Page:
Because mechanical pipe-joining systems are easier to assemble and disassemble, they require less labor and time to install. A traditional welded system requires highly skilled labor and is labor-intensive. Welded-system projects take up to 45-percent more man-hours to complete than grooved-system projects. In a traditional flanged system, multiple bolts are needed to create a seal. Removing these bolts is a time-consuming process. For example, with a 12-in. flanged system, 12 bolts need to be removed before the system can be accessible. This becomes a lengthy and complicated process in systems requiring regular routine maintenance. With mechanical piping systems, only two bolts need to be removed to access the system, allowing for time-efficient maintenance procedures. Additionally, unlike a flanged joint, a two-bolt coupling can be “free-floated” around a pipe for quick alignment adjustment and easy access.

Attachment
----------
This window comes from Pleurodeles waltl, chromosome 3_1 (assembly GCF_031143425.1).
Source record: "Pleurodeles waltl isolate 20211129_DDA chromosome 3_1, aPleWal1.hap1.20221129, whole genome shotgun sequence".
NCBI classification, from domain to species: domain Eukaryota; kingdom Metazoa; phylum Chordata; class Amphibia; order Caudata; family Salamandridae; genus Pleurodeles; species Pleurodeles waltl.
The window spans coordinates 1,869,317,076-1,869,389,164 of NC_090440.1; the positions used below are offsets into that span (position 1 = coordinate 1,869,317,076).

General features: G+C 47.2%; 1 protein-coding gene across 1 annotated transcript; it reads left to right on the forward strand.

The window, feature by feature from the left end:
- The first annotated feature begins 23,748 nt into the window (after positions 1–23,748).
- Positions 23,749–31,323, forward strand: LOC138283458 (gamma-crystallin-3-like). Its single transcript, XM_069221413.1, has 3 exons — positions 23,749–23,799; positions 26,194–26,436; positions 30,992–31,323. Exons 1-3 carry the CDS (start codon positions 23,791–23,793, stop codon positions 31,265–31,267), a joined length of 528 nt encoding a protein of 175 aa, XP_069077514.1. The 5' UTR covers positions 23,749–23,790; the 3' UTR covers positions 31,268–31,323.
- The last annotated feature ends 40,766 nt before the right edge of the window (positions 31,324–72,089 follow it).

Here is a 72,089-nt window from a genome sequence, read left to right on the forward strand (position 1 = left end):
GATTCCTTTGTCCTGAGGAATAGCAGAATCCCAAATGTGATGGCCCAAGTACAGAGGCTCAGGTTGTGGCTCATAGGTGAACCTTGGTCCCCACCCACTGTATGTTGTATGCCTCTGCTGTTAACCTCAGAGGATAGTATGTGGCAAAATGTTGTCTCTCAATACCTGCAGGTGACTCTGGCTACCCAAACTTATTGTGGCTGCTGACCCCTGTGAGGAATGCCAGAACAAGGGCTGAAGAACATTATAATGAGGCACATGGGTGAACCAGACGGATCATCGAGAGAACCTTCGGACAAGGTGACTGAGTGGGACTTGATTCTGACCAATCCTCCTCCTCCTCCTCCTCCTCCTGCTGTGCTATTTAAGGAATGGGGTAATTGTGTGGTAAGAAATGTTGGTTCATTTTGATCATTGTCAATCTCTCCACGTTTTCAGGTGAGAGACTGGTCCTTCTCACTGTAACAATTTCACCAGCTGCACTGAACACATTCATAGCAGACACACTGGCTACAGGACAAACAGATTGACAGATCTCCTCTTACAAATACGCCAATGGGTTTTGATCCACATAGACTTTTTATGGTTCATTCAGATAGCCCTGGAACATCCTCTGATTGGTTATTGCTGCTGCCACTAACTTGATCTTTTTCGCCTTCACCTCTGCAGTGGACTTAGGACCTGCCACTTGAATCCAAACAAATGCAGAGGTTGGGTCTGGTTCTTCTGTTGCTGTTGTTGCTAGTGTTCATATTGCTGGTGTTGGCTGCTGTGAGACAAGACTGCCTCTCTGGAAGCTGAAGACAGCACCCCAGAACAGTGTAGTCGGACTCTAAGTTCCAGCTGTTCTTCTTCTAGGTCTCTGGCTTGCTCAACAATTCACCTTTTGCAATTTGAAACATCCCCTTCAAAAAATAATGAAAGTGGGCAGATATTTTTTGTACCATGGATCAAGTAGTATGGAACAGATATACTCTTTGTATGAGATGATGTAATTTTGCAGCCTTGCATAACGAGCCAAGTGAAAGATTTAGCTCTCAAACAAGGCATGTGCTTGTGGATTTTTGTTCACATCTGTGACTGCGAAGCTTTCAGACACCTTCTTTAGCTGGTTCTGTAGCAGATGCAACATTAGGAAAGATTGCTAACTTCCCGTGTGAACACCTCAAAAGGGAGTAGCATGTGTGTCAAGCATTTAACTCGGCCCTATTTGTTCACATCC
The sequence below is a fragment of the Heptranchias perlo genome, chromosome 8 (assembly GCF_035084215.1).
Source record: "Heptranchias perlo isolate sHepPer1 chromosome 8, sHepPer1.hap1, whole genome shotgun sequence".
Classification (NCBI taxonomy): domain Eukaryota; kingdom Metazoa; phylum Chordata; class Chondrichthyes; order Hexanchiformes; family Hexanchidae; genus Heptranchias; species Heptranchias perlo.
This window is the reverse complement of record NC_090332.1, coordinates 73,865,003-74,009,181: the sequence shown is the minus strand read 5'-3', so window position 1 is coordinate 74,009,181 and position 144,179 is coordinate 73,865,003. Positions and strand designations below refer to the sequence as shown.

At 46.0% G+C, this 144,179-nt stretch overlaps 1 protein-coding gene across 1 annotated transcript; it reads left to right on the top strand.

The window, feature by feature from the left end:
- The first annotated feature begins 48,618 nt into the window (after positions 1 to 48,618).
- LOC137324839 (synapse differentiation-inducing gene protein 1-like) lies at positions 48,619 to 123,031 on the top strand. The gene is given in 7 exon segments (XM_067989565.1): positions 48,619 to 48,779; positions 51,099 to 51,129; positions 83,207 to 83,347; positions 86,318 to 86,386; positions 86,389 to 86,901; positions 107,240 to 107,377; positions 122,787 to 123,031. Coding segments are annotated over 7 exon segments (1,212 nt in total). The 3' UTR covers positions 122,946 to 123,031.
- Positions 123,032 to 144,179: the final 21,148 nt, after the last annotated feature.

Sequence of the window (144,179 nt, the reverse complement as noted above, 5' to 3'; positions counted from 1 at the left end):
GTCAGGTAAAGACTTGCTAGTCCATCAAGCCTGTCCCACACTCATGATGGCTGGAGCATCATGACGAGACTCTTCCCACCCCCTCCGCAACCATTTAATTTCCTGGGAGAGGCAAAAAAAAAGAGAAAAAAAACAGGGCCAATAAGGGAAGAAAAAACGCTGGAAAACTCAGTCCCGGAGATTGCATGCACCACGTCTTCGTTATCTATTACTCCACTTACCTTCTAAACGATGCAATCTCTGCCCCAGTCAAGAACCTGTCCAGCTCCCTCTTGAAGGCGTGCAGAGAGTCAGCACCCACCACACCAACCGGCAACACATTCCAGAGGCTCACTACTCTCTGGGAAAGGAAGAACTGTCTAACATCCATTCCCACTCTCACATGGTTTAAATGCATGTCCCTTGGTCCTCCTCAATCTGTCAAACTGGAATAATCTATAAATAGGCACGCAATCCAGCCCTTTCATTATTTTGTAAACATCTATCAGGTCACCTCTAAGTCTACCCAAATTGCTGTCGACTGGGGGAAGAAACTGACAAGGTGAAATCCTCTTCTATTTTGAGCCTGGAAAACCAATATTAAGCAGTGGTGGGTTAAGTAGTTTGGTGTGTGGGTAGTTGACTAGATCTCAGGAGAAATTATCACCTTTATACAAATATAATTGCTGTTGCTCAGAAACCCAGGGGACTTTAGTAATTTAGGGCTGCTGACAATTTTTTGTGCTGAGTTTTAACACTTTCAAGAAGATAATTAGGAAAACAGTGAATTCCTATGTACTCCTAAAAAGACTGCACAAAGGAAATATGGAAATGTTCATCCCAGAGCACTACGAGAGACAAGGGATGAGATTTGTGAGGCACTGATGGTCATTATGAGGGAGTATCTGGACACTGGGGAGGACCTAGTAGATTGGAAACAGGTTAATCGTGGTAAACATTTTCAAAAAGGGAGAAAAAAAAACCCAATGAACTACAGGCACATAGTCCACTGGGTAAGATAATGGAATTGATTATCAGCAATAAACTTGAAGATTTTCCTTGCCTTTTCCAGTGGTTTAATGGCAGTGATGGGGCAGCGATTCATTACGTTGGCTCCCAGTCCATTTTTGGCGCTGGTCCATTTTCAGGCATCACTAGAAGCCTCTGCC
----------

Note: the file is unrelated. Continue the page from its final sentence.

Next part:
Over the years, large chiller companies have transitioned away from flanged inlets and outlets to grooved inlets and outlets on chiller systems and condenser equipment. This migration has occurred for several reasons. Most important is the difficulty associated with aligning a flanged system's multiple bolt holes. With a grooved system, these companies quickly can plug in a chiller to run tests. If something goes wrong, a crane simply transports the unit out for maintenance. Mechanical couplings allow chiller manufacturers to assemble a product rapidly and test it before it is sold to a client.